On the other side, chess would be an open game. All the pieces are exposed to each player. The presence of hidden aspects in a game lengthens the amount of time necessary for skill to overcome luck.

With the use of hole cards, Hold’em has a hidden component. However, this characteristic of a Hold’em game can oscillate. As we learn about our opponent’s static strategy (i.e., our hand-reading improves), the game becomes more open and the hidden nature of our opponent’s hole cards is reduced. This information allows us to use more skill and more quickly realize an advantage.

“When you resist the nature of the game, you set yourself up for disappointment and pain.”

Examine the game you are playing. Uncover its character. Get in tune with the game’s composition. Then you can understand what to expect. When you resist the nature of the game, you set yourself up for disappointment and pain.

Disappointment and pain is not why we play a game. When you find yourself not having fun and/or experiencing some form of pain when you’re playing poker, think about why you’re feeling that way.

When you sit down at a poker table, you are submitting yourself to the game’s temperament. Are you expecting something from the game it doesn’t provide? If so, you’ll need change your thinking.

Understanding poker as a game helps us see it in proper perspective. Imagine someone making the following posts in a monopoly forum.

“They always land on Free Parking! What can I do?”

“I have my hotels set up, but they keep landing on the utilities instead of my property! What can I do?”

“I keep going to jail! What can I do?”

“They get all the good chance cards! What can I do?”

What can you do? The answer is nothing. That’s the luck side of the game. Now, would it make sense to get upset about that in the game of Monopoly and start mortgaging all your hotels and making stupid trades? Of course not!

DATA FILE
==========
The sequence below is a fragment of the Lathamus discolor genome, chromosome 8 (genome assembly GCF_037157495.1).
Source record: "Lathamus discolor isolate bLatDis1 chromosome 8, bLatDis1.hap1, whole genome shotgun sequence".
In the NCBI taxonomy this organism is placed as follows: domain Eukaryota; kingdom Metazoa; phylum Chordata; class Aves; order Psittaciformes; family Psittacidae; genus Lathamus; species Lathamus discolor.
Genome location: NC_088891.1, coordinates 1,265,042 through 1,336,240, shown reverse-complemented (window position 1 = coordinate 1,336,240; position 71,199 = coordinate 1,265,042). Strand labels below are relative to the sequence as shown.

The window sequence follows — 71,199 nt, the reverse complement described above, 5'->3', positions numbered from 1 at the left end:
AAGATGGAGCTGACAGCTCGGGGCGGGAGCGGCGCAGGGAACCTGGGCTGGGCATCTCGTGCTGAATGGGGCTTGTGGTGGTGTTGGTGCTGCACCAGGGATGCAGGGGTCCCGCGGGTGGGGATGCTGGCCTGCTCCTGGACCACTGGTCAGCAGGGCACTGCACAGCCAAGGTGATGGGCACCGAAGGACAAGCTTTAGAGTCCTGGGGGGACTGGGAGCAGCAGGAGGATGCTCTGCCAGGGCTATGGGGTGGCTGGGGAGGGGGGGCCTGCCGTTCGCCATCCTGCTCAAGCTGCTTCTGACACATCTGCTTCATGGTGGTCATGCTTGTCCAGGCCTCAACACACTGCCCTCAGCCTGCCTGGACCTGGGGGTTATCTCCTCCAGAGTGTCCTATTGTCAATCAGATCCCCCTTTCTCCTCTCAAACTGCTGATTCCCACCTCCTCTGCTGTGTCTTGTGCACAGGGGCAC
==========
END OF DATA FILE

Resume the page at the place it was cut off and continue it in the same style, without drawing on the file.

Monopoly tilt!

Yet, we do that very thing in Hold’em when we get upset and start playing badly. People are going to suck out! That’s the luck element.

Perhaps if I were to take the analogy a bit further with Monopoly, I could make a version of the game like this. To begin the game, you randomly distribute the properties to the players (some people do this anyway to make the game go faster). Then, you look at your properties and decide if you want to play or not.

Some people may play no matter what properties they have – loose Monopoly players.

Some would wait until they had a couple Monopolies already, and then decide to play – tight Monopoly players.

Of course, with some Monopolies already in hand, you have a better chance to win. However, how you play the game after you get started is going to have a large impact on your results – postflop Monopoly.

There will be times when you start with five monopolies, but your opponent just gets lucky rolls and you lose anyway – Monopoly suck outs.

The skill level of your opponents will also determine how likely you are to win. If they start with any cards, that’s great. If they make stupid decisions in the game like making any trade you offer and never building houses, you’re going to have a significant edge. The worse they are compared to you, the greater chance you have of winning – Monopoly table selection.

I’m not sure where Monopoly and Hold’em actually compare in the luck-to-skill ratio, but this gets us thinking about our game in the right perspective.

Owen Gaines
Owen has written several poker books such as Poker Math That Matters and Poker Perspectives and is a consistent winner on-line
Owen Gaines
Owen Gaines